Over two-thirds of our participants were found to be at high risk for SDB using the STOP BANG measure, including over half of the non-sleep clinic patients. Studies in multi-ethnic office based settings suggest that the prevalence of SDB in patients seen in primary care clinics is higher than general population estimates.37,38 This may be due to the increased frequency of diabetes and obesity in these settings. Netzer et al. surveyed 40 primary care offices and clinics in United States (n = 3915) and Europe (Germany and Spain [n = 2308]) using the Berlin questionnaire to determine SDB risk. The risk for SDB was higher in US (35.8%) than European primary care populations (26.3%). The SDB risk prevalence in two Florida primary care settings included in this survey ranged from 36.4% to 43.5%.37 In their study of a family practice clinic in Cleveland Ohio, Senthilvel et al. surveyed 101 patients (11% Hispanic) using several standardized sleep questionnaires, including Berlin and STOP questionnaires.38 High risk for SDB was found in 33% (Berlin) and 34% (STOP) of participants.

Comparisons between different studies are difficult due to the variability in measurement tools, ethnic diversity of the population studied, and differing comorbidities that increase the risk for sleep apnea. However, the high frequencies of snoring and overall risk of SDB in the non-sleep clinic group in our study suggest the need for an increased awareness of SDB in this population and for routine screening during patient encounters using appropriately Spanish translated measures at relevant reading and comprehension levels.

The actual prevalence of objectively diagnosed SDB in Hispanics is not well known. Kripke performed home sleep oximetry in 355 subjects, including 44 Hispanics, and estimated that 16.3% of Hispanics and other racial minorities had ≥ 20 desaturation events per hour (comparable to moderate to severe SDB), compared to 4.9% of non-Hispanic whites.39 Bouscoulet et al.40 performed home portable respiratory monitoring during sleep in 188 subjects from Mexico City and found the prevalence of moderate sleep apnea was as high as 23.5%. We report much higher estimates in our cohort of sleep clinic patients. This may be due to our use of PSG as the gold standard of SDB diagnosis, selection bias noted in sleep clinics, or may reflect a true increase in risk. Preliminary data from two ongoing population- and community-based NIH sponsored studies20,41,42 suggest that the numbers for SDB among Hispanics is higher than the general population estimates often quoted for non-Hispanic whites,43 highlighting the trend for higher rates of SDB among Hispanics that mirrors our findings.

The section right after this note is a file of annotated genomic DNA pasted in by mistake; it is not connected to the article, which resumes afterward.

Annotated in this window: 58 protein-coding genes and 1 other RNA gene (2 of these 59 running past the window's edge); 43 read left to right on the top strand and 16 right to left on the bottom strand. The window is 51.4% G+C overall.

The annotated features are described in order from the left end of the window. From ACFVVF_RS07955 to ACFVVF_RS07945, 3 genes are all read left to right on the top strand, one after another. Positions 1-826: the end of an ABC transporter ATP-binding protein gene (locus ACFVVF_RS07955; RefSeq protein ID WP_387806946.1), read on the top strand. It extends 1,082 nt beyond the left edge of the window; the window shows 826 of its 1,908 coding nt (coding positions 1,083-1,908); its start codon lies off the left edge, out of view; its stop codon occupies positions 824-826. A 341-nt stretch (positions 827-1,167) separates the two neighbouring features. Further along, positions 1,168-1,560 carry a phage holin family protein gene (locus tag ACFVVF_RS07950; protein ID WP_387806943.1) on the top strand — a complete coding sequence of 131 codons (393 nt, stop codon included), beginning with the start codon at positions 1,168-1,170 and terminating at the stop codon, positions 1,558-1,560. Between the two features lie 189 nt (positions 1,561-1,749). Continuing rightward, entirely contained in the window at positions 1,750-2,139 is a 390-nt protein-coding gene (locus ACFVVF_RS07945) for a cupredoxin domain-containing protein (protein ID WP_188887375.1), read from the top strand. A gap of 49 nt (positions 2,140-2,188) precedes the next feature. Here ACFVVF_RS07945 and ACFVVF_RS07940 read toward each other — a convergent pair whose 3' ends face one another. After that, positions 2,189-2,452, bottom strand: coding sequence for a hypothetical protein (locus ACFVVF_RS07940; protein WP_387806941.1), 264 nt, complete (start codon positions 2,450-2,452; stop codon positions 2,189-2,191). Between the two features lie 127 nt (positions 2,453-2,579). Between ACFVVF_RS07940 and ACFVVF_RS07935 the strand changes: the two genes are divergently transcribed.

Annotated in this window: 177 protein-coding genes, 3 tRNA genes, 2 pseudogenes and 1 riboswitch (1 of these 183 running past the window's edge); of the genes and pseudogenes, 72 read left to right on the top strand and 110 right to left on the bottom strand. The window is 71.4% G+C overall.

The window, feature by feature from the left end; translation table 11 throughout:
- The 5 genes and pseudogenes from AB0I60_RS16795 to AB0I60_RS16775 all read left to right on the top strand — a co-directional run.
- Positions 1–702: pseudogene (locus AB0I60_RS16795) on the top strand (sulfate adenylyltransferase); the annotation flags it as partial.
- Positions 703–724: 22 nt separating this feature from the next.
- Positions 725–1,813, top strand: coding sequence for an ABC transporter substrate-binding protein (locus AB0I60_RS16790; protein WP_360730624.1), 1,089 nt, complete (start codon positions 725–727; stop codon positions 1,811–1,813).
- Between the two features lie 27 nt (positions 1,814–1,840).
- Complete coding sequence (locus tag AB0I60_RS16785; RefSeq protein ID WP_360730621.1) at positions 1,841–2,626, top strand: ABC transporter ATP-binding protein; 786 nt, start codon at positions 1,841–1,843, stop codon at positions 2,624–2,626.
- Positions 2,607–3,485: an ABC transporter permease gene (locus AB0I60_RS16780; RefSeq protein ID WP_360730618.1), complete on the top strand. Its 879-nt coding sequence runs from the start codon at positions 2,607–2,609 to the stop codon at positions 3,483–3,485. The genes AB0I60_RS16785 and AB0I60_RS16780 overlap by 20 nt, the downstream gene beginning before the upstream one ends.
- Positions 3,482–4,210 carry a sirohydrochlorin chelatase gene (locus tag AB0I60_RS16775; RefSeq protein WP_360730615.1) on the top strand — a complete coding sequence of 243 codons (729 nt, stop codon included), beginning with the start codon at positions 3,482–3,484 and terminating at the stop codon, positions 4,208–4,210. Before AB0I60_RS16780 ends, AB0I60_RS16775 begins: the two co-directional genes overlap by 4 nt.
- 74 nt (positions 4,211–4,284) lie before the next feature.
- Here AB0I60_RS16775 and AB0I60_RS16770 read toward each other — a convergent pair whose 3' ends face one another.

Insomnia Symptoms

Very little is known about the prevalence of insomnia symptoms among US Hispanics. Overall, our study participants had significant (moderate to severe) insomnia complaints (38%), in keeping with the SHHS estimates for Hispanics who were primarily of Mexican heritage.44 Self-reported insomnia symptoms were particularly high among our patients with objective findings of SDB. The NHANES data suggest that 13.4% of Hispanic respondents had trouble falling asleep, 13.7% would wake up during the night with difficulty returning to sleep, and 14.7% would wake up early in the morning.45 More than a third (33%) of our general medicine subgroup reported insomnia symptoms. This is comparable to Senthilvel's multi-ethnic primary care office-based study, in which 32% of participants had symptoms suggestive of insomnia. 38

Sleep Duration and Quality

The data on sleep duration in Hispanics are variable and may reflect the impact of factors other than ethnicity on sleep duration. In the National Sleep Foundation (NSF) 2010 survey,46 Hispanics reported an average of 6 hours and 34 minutes of sleep during workdays. They slept longer than African Americans but less than Asians and non-Hispanic whites. In the1990 National Health Interview Survey,47 non-Mexican Hispanics had an increased risk for short sleep duration compared to non-Hispanic whites. The 2005-2006 National Health and Nutrition Examination Survey (NHANES) of 6139 individuals (12% Hispanic), however, reported that Hispanics (6.9 h) and Whites (7.0 h) had longer mean sleep duration than Blacks (6.5 h).45 Our data demonstrate shorter sleep duration among participants with sleep complaints seen in sleep clinics, but is consistent with the NHANES data for those individuals seen in non-sleep clinics.